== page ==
‘Off the map’ seems to be the new thing for horror movies to exploit, and tourists in Russia have gotten the worst of it in 2012. After a spot of alien horror in The Darkest Hour, another film with a nonsensical title has arrived to take advantage of a not often seen location, actually going one step further by putting the cannon fodder into off-limits disaster site, Pripyat, the city evacuated after the Chernobyl disaster in 1986. It’s a neat little concept, and one that looked pretty decently executed in the film’s trailer, but can Oren (Paranormal Activity) Peli’s latest horror wow as much as his famously low-budget debut?
To set up the dire situation, we meet four friends, Chris (Jesse McCartney), big brother Paul (Jonathan Sadowski), girlfriend Natalie (Olivia Dudley), friend Amanda (Devin Kelley) and fellow travellers Michael (Nathan Phillips) and Zoe (Ingrid Bolso Berdal), as they go on a bit of ‘extreme tourism’ to Chernobyl.
As it’s the start of a horror movie, we know this is a stupid idea, but they really should too, as the trip doesn’t really sound like a particularly fun day out. Once they get there and take a look around, their mode of transport is sabotaged by someone or something, and they must survive alone while searching for the way out.
The film is unbelievably slow in getting to the point and, instead of spending precious minutes building the tension for later, we spend it in the company of six barely written and pretty annoying characters. The best thing about the first half of the film is creepy tour guide Uri (Dimitri Diatchenko), who is the most authentic and believable thing about it. While the six young-uns are skipping about and speaking inanities, we’re actually disturbed by the worried look on Uri’s face, and the character provides some much needed comic relief in this otherwise unnecessarily po-faced effort.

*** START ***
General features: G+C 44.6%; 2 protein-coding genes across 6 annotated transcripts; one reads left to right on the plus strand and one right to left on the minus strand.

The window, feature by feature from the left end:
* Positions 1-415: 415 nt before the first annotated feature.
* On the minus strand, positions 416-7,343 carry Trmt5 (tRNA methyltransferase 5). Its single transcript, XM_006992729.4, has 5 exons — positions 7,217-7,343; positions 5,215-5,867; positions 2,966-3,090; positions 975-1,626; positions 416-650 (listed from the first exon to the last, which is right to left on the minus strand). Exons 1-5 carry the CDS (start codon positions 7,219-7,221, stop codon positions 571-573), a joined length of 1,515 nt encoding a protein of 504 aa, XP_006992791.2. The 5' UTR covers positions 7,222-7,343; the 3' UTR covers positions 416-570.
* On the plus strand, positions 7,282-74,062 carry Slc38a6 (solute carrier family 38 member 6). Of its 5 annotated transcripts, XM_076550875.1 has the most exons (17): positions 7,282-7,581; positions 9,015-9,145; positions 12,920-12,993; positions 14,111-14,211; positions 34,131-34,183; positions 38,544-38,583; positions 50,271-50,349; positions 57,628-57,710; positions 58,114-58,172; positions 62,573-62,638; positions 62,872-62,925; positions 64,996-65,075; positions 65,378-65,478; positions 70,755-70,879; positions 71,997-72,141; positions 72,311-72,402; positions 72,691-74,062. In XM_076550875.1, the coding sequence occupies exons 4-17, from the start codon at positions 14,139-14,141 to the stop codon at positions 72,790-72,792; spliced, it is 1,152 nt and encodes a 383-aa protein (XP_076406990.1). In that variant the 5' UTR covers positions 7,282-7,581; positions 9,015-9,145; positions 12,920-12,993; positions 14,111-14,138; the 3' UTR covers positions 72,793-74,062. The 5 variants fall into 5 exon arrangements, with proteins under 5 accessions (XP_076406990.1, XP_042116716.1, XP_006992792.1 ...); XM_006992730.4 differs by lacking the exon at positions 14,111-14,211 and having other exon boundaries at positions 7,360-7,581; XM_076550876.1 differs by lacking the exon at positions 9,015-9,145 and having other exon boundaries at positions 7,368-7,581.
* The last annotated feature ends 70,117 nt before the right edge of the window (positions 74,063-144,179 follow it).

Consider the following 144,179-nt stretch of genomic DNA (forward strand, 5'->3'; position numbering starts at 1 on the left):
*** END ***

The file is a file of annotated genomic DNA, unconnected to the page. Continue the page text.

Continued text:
Once he and the group are separated, the film takes a turn for the worse and never recovers. To say the scares are lame is an understatement, as the outside forces attacking them in their van turn out to be ordinary wolves and big brown bears. Certainly these are frightening things if faced in real life, but to make them the main threat in a location as rife with possibilities as Chernobyl is just wasteful. Once they’re out of the way, the obvious starts appearing, but it’s too little too late, and the film can’t can’t recover from the false scares and disappointments in earlier scenes.
The tension never rises above mild, with the big scary moment teased in the trailer actually coming across as much less frightening in context. The characters range from boring to repugnant, and Diaries can’t even conjure up the imagination to play with the familiar ‘final girl’ trope. One girl is blonde and ample bosomed, the other brunette and very nice. She’s also single, having been dumped by her boyfriend back home, and provides a tentative love interest for confident brother Paul. It’s all so pedestrian, which would have been alright had the concept not been so interesting on paper.
Even fans of simple horror will find Chernobyl Diaries hard to like, as there’s nothing new here to latch on to or enjoy. It doesn’t even feel contemporary, in the way that Paranormal Activity did so well, and the fake scares and banal dialogue just end up grating. The only smart thing the film does is to keep the threat out of sight, the audience only allowed to catch glimpses here and there, but it’s not enough to make up for the crushing frustration the rest of it leaves behind.
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